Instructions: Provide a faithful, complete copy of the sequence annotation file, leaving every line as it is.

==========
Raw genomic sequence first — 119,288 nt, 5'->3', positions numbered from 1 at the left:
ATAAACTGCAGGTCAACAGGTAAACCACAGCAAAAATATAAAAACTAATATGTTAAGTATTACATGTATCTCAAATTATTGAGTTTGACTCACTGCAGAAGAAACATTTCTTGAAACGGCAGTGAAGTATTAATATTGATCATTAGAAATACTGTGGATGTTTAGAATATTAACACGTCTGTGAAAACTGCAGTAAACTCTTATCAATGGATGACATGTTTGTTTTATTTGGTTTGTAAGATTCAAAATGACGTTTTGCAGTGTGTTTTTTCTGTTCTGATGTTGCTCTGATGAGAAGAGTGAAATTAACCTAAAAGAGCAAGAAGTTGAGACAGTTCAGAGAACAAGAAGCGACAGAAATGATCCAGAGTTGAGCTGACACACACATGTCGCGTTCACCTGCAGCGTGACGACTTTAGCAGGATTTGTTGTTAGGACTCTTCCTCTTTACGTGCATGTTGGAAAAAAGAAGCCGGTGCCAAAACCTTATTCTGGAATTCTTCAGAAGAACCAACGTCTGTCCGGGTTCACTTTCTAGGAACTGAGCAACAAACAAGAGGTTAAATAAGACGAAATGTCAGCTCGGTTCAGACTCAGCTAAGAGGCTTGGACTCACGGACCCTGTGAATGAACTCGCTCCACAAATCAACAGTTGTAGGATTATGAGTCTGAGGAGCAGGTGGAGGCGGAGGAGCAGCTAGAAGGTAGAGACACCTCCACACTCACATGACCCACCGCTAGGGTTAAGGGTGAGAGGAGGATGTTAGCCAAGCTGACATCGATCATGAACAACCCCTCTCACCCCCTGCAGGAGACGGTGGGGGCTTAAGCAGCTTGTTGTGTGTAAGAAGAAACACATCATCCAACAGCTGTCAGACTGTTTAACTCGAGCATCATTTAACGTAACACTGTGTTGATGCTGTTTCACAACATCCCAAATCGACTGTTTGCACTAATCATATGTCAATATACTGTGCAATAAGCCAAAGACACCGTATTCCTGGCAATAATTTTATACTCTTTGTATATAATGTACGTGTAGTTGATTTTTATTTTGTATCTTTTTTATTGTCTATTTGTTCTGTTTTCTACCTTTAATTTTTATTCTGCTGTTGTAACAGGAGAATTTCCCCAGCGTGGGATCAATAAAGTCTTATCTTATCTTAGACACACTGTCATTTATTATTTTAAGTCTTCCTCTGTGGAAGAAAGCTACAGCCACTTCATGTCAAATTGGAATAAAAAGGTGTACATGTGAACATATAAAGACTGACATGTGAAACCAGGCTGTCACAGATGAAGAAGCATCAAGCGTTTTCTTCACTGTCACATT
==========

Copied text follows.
Raw genomic sequence first — 119,288 nt, 5'->3', positions numbered from 1 at the left:
ATAAACTGCAGGTCAACAGGTAAACCACAGCAAAAATATAAAAACTAATATGTTAAGTATTACATGTATCTCAAATTATTGAGTTTGACTCACTGCAGAAGAAACATTTCTTGAAACGGCAGTGAAGTATTAATATTGATCATTAGAAATACTGTGGATGTTTAGAATATTAACACGTCTGTGAAAACTGCAGTAAACTCTTATCAATGGATGACATGTTTGTTTTATTTGGTTTGTAAGATTCAAAATGACGTTTTGCAGTGTGTTTTTTCTGTTCTGATGTTGCTCTGATGAGAAGAGTGAAATTAACCTAAAAGAGCAAGAAGTTGAGACAGTTCAGAGAACAAGAAGCGACAGAAATGATCCAGAGTTGAGCTGACACACACATGTCGCGTTCACCTGCAGCGTGACGACTTTAGCAGGATTTGTTGTTAGGACTCTTCCTCTTTACGTGCATGTTGGAAAAAAGAAGCCGGTGCCAAAACCTTATTCTGGAATTCTTCAGAAGAACCAACGTCTGTCCGGGTTCACTTTCTAGGAACTGAGCAACAAACAAGAGGTTAAATAAGACGAAATGTCAGCTCGGTTCAGACTCAGCTAAGAGGCTTGGACTCACGGACCCTGTGAATGAACTCGCTCCACAAATCAACAGTTGTAGGATTATGAGTCTGAGGAGCAGGTGGAGGCGGAGGAGCAGCTAGAAGGTAGAGACACCTCCACACTCACATGACCCACCGCTAGGGTTAAGGGTGAGAGGAGGATGTTAGCCAAGCTGACATCGATCATGAACAACCCCTCTCACCCCCTGCAGGAGACGGTGGGGGCTTAAGCAGCTTGTTGTGTGTAAGAAGAAACACATCATCCAACAGCTGTCAGACTGTTTAACTCGAGCATCATTTAACGTAACACTGTGTTGATGCTGTTTCACAACATCCCAAATCGACTGTTTGCACTAATCATATGTCAATATACTGTGCAATAAGCCAAAGACACCGTATTCCTGGCAATAATTTTATACTCTTTGTATATAATGTACGTGTAGTTGATTTTTATTTTGTATCTTTTTTATTGTCTATTTGTTCTGTTTTCTACCTTTAATTTTTATTCTGCTGTTGTAACAGGAGAATTTCCCCAGCGTGGGATCAATAAAGTCTTATCTTATCTTAGACACACTGTCATTTATTATTTTAAGTCTTCCTCTGTGGAAGAAAGCTACAGCCACTTCATGTCAAATTGGAATAAAAAGGTGTACATGTGAACATATAAAGACTGACATGTGAAACCAGGCTGTCACAGATGAAGAAGCATCAAGCGTTTTCTTCACTGTCACATT